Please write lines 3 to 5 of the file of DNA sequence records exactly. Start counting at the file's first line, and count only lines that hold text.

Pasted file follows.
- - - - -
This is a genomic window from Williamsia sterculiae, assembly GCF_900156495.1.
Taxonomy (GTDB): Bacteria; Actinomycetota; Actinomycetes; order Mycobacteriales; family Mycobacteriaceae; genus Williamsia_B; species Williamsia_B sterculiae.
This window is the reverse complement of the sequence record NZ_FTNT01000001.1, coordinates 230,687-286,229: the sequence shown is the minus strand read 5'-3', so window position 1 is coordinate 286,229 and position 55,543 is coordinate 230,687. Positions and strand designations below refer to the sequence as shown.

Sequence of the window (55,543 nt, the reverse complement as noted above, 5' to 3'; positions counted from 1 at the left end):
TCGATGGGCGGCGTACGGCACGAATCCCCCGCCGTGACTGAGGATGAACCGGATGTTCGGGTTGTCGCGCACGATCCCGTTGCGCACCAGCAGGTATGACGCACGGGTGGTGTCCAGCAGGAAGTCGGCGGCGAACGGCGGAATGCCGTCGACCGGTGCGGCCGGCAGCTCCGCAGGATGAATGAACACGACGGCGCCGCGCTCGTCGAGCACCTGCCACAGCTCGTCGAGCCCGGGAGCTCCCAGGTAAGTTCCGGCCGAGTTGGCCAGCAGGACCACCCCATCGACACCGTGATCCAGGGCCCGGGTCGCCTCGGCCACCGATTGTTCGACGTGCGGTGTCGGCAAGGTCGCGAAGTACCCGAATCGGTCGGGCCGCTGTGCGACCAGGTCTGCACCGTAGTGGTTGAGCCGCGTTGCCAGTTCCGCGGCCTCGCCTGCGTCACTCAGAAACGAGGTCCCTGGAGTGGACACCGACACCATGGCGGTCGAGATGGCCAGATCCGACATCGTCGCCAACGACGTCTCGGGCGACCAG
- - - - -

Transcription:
This window is the reverse complement of the sequence record NZ_FTNT01000001.1, coordinates 230,687-286,229: the sequence shown is the minus strand read 5'-3', so window position 1 is coordinate 286,229 and position 55,543 is coordinate 230,687. Positions and strand designations below refer to the sequence as shown.

Sequence of the window (55,543 nt, the reverse complement as noted above, 5' to 3'; positions counted from 1 at the left end):
TCGATGGGCGGCGTACGGCACGAATCCCCCGCCGTGACTGAGGATGAACCGGATGTTCGGGTTGTCGCGCACGATCCCGTTGCGCACCAGCAGGTATGACGCACGGGTGGTGTCCAGCAGGAAGTCGGCGGCGAACGGCGGAATGCCGTCGACCGGTGCGGCCGGCAGCTCCGCAGGATGAATGAACACGACGGCGCCGCGCTCGTCGAGCACCTGCCACAGCTCGTCGAGCCCGGGAGCTCCCAGGTAAGTTCCGGCCGAGTTGGCCAGCAGGACCACCCCATCGACACCGTGATCCAGGGCCCGGGTCGCCTCGGCCACCGATTGTTCGACGTGCGGTGTCGGCAAGGTCGCGAAGTACCCGAATCGGTCGGGCCGCTGTGCGACCAGGTCTGCACCGTAGTGGTTGAGCCGCGTTGCCAGTTCCGCGGCCTCGCCTGCGTCACTCAGAAACGAGGTCCCTGGAGTGGACACCGACACCATGGCGGTCGAGATGGCCAGATCCGACATCGTCGCCAACGACGTCTCGGGCGACCAG